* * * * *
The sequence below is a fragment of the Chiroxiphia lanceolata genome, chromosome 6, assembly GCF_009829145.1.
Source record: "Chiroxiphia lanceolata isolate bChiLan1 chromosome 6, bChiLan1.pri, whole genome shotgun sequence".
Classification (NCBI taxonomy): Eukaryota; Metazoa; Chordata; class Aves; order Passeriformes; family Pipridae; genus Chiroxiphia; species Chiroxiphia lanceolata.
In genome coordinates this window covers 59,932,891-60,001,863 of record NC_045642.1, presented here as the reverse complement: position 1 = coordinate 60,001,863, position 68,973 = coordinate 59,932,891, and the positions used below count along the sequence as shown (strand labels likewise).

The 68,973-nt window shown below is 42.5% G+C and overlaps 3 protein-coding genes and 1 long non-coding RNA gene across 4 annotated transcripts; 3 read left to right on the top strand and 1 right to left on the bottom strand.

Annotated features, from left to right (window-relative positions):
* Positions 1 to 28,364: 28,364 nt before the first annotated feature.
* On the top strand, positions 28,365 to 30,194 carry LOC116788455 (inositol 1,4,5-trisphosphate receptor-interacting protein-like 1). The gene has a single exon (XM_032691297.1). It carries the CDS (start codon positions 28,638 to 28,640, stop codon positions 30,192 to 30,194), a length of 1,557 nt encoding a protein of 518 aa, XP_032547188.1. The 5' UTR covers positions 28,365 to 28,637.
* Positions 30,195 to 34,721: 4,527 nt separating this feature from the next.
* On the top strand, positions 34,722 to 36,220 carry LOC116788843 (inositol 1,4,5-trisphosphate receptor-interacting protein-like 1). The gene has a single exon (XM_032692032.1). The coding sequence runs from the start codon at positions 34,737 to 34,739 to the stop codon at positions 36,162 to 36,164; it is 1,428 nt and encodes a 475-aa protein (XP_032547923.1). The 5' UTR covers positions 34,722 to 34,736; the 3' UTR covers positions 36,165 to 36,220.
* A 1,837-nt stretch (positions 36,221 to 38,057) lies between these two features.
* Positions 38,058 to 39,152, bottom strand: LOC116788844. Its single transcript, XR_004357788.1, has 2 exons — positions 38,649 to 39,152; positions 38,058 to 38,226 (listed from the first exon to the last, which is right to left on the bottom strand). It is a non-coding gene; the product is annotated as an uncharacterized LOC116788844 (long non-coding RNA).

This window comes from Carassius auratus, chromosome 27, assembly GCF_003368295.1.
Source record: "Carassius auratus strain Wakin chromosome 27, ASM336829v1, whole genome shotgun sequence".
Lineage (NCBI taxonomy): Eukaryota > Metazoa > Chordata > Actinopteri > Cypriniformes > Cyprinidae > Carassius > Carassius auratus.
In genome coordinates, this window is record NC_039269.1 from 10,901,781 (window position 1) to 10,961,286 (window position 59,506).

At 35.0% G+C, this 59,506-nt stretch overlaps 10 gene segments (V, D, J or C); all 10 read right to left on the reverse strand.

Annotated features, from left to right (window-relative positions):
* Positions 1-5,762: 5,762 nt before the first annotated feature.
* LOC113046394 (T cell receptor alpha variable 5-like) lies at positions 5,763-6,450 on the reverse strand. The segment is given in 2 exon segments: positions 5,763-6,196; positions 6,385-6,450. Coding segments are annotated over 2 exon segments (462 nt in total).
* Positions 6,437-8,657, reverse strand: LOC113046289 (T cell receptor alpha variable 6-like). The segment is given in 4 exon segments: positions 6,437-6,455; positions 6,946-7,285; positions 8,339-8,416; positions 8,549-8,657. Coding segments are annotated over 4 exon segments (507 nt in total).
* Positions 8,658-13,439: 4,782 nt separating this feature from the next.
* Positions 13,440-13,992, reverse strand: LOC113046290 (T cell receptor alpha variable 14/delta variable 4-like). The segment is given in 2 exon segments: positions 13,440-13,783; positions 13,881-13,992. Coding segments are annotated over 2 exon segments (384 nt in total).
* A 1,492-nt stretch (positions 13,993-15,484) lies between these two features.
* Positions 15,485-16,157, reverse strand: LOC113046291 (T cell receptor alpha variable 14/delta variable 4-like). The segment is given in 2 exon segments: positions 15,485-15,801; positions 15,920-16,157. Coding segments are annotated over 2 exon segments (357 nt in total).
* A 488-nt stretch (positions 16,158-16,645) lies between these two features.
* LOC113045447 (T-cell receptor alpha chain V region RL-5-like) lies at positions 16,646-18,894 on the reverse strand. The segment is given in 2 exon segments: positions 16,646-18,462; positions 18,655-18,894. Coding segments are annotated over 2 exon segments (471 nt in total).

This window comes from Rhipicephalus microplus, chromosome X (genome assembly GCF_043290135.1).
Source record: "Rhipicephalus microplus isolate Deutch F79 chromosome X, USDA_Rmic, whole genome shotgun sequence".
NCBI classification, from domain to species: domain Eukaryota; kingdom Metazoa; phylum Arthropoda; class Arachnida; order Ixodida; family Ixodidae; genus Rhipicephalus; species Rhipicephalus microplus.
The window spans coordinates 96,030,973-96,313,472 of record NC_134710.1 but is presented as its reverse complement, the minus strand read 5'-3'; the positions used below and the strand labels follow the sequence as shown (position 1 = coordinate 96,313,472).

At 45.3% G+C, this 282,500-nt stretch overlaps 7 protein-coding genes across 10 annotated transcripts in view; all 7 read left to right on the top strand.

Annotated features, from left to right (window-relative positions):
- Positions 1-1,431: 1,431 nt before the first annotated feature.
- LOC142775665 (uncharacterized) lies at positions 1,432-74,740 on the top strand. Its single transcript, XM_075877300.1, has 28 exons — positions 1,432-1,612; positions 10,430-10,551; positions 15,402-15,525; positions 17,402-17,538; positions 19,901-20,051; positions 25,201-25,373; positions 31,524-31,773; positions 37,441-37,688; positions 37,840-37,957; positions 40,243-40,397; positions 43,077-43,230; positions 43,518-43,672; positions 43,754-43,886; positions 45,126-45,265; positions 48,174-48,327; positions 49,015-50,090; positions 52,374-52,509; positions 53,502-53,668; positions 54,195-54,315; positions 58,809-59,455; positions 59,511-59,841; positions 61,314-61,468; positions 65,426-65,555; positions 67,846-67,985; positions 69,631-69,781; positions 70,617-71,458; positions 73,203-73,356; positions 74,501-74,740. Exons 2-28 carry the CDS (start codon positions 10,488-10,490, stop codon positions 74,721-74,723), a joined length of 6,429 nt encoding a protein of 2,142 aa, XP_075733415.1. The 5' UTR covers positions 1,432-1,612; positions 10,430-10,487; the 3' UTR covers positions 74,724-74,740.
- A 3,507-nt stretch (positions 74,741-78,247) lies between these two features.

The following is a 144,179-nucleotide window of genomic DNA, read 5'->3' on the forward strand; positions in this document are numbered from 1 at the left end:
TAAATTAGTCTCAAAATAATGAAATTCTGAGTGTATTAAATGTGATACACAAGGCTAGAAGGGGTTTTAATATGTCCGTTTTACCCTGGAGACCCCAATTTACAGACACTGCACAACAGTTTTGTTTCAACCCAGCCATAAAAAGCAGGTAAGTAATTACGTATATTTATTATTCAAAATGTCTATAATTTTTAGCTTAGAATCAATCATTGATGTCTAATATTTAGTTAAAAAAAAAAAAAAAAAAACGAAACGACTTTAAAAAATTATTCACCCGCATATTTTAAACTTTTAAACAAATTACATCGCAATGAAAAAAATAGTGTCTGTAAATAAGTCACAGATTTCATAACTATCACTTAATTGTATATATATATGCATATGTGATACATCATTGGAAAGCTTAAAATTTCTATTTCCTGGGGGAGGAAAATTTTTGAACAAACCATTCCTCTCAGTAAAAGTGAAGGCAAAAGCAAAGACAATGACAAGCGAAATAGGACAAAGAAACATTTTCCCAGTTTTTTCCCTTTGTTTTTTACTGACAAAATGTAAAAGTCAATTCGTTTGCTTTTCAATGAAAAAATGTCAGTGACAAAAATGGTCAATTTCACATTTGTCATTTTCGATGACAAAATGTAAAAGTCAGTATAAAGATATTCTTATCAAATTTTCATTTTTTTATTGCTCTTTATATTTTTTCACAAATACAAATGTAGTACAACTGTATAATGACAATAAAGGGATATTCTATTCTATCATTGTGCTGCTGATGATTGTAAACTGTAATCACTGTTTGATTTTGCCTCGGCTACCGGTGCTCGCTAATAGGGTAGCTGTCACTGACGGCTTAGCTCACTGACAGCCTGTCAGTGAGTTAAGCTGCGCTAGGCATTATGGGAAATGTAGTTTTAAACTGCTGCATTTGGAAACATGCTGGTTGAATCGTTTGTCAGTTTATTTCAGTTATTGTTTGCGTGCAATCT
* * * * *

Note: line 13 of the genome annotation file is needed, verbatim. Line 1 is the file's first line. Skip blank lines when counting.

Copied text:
This window comes from Carassius auratus, chromosome 27, assembly GCF_003368295.1.